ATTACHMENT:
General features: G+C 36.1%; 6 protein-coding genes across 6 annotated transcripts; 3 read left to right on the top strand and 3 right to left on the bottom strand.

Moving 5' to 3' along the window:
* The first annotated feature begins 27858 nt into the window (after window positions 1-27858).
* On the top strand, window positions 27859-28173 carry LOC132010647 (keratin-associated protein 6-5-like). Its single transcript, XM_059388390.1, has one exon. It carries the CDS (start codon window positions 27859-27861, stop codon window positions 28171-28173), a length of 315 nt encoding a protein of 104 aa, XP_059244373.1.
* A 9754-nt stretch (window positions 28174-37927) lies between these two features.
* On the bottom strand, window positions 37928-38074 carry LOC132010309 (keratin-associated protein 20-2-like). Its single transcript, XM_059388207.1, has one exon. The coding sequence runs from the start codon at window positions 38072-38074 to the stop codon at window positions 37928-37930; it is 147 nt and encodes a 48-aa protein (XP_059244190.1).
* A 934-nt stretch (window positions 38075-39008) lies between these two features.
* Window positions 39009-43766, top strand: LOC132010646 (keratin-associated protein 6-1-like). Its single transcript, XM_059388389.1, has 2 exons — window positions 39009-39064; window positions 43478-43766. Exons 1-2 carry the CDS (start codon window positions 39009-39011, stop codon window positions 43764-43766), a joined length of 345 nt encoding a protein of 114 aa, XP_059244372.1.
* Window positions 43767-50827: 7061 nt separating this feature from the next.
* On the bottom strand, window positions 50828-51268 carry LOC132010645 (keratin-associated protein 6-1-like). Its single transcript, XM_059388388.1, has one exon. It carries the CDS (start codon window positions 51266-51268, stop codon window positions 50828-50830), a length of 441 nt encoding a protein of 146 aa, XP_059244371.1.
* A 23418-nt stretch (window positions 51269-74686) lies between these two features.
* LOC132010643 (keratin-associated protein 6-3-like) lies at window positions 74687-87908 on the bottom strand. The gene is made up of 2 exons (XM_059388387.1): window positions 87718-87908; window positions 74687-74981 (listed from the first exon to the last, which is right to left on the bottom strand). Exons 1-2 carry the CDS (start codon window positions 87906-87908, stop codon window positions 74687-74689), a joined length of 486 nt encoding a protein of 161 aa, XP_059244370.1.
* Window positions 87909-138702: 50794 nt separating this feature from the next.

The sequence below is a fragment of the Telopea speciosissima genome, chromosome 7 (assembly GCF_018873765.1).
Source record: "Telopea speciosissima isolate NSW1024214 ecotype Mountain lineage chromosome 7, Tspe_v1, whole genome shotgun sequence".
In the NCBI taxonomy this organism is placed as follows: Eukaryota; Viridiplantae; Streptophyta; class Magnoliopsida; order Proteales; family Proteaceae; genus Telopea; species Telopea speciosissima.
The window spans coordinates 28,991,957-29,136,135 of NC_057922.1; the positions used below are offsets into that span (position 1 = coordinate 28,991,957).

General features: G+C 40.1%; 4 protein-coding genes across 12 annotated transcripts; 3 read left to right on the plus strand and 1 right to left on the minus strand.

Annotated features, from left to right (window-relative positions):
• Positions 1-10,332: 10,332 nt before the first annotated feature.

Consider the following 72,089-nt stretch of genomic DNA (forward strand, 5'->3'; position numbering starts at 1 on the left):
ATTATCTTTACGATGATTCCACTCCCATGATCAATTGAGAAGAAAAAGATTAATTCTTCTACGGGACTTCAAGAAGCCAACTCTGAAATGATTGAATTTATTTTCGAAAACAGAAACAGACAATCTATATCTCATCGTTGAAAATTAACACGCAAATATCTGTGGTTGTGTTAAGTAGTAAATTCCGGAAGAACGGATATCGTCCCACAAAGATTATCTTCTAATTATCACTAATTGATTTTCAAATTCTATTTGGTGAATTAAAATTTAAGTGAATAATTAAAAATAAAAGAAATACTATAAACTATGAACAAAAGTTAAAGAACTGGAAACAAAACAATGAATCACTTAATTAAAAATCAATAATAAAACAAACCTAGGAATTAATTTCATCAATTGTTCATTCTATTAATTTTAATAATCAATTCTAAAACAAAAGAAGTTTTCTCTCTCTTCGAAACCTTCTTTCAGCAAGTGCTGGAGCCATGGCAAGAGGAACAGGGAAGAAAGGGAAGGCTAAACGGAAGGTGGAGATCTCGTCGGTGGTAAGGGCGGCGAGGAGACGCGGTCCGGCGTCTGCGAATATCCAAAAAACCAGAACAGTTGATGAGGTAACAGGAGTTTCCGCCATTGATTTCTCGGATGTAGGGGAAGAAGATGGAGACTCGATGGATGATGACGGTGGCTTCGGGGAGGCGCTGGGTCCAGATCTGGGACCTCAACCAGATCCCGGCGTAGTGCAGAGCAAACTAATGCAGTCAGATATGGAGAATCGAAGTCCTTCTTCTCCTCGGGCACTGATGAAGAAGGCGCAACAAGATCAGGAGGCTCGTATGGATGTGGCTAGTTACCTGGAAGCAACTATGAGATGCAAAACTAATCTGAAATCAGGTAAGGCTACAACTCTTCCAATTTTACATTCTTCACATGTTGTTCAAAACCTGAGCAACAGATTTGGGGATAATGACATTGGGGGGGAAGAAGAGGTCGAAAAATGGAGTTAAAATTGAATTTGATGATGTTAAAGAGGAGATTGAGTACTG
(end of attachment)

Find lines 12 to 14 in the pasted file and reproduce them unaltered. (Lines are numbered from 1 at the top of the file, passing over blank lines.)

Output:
* LOC132010643 (keratin-associated protein 6-3-like) lies at window positions 74687-87908 on the bottom strand. The gene is made up of 2 exons (XM_059388387.1): window positions 87718-87908; window positions 74687-74981 (listed from the first exon to the last, which is right to left on the bottom strand). Exons 1-2 carry the CDS (start codon window positions 87906-87908, stop codon window positions 74687-74689), a joined length of 486 nt encoding a protein of 161 aa, XP_059244370.1.
* Window positions 87909-138702: 50794 nt separating this feature from the next.

The sequence below is a fragment of the Telopea speciosissima genome, chromosome 7 (assembly GCF_018873765.1).